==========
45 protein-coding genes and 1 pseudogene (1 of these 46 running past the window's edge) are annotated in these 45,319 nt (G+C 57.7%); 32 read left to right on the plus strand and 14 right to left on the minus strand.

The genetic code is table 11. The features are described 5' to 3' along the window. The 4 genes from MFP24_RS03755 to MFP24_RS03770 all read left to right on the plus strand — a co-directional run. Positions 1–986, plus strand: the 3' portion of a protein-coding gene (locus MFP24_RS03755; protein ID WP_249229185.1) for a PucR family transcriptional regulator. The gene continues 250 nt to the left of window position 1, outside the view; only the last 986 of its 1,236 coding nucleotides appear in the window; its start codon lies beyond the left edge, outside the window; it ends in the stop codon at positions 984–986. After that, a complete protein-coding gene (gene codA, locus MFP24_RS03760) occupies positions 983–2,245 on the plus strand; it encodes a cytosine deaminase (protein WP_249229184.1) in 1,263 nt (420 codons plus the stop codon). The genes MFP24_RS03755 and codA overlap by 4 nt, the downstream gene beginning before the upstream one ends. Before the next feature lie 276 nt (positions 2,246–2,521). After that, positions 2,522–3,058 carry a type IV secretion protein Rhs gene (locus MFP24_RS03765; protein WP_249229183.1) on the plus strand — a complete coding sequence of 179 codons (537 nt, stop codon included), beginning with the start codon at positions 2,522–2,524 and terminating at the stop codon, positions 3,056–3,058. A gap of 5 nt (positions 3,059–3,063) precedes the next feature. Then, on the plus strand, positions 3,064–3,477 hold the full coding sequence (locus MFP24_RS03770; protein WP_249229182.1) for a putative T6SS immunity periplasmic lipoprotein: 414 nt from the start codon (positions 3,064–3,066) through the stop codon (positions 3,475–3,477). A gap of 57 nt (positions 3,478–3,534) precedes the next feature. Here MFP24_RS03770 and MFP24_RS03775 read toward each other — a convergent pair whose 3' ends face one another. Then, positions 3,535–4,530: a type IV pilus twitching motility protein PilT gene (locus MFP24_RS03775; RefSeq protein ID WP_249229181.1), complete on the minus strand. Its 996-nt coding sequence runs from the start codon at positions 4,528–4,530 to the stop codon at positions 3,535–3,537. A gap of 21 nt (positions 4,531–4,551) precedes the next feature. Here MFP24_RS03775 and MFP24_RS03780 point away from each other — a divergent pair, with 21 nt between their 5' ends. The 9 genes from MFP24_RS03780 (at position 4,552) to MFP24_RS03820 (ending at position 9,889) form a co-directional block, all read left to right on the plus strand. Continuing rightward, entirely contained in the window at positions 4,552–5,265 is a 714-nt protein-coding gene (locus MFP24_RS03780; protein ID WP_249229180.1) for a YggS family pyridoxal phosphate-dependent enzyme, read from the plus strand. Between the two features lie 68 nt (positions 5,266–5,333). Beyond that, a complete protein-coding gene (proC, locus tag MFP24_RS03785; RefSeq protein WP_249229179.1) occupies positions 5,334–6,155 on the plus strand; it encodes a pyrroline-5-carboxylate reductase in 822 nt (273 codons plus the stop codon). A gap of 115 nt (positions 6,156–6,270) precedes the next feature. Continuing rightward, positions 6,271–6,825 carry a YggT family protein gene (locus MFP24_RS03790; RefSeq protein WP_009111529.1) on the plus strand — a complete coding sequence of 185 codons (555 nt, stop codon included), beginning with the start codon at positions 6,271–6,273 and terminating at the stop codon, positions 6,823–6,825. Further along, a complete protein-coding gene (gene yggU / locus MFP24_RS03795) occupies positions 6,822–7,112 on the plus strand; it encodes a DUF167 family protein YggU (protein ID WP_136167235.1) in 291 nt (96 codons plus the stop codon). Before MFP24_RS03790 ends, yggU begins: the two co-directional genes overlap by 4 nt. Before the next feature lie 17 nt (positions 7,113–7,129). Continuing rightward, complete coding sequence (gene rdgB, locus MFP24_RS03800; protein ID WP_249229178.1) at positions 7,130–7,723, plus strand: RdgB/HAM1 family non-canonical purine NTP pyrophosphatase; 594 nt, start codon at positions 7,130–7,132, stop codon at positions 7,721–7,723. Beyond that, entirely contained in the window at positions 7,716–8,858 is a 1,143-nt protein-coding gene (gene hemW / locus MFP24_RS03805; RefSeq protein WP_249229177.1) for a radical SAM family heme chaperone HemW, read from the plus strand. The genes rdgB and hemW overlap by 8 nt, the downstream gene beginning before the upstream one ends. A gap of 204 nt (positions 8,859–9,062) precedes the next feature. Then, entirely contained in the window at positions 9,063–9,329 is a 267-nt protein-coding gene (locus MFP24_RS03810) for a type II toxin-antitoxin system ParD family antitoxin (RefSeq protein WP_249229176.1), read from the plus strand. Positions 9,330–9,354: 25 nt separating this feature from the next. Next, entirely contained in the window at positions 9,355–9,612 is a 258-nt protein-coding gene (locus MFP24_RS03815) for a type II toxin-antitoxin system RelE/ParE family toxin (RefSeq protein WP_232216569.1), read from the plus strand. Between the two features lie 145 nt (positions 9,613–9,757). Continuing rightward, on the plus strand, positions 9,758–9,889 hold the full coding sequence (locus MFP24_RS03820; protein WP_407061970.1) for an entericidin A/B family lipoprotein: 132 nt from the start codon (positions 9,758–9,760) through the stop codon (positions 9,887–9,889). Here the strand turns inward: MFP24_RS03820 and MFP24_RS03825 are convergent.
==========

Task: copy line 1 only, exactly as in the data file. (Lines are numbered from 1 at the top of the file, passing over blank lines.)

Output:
45 protein-coding genes and 1 pseudogene (1 of these 46 running past the window's edge) are annotated in these 45,319 nt (G+C 57.7%); 32 read left to right on the plus strand and 14 right to left on the minus strand.